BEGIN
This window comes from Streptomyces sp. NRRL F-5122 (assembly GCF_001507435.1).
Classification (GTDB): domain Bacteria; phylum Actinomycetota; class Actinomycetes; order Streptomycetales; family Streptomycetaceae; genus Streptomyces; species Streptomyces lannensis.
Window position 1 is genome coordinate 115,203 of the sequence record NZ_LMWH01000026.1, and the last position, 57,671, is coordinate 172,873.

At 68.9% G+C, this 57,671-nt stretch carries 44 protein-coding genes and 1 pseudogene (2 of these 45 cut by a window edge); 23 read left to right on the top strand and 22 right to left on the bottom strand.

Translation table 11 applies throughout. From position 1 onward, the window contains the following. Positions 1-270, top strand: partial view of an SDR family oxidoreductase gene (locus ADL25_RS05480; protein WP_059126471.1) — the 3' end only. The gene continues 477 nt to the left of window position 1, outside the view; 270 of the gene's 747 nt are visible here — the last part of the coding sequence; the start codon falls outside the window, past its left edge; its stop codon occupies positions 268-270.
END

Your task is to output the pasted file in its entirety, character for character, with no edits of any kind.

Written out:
This window comes from Streptomyces sp. NRRL F-5122 (assembly GCF_001507435.1).
Classification (GTDB): domain Bacteria; phylum Actinomycetota; class Actinomycetes; order Streptomycetales; family Streptomycetaceae; genus Streptomyces; species Streptomyces lannensis.
Window position 1 is genome coordinate 115,203 of the sequence record NZ_LMWH01000026.1, and the last position, 57,671, is coordinate 172,873.

At 68.9% G+C, this 57,671-nt stretch carries 44 protein-coding genes and 1 pseudogene (2 of these 45 cut by a window edge); 23 read left to right on the top strand and 22 right to left on the bottom strand.

Translation table 11 applies throughout. From position 1 onward, the window contains the following. Positions 1-270, top strand: partial view of an SDR family oxidoreductase gene (locus ADL25_RS05480; protein WP_059126471.1) — the 3' end only. The gene continues 477 nt to the left of window position 1, outside the view; 270 of the gene's 747 nt are visible here — the last part of the coding sequence; the start codon falls outside the window, past its left edge; its stop codon occupies positions 268-270.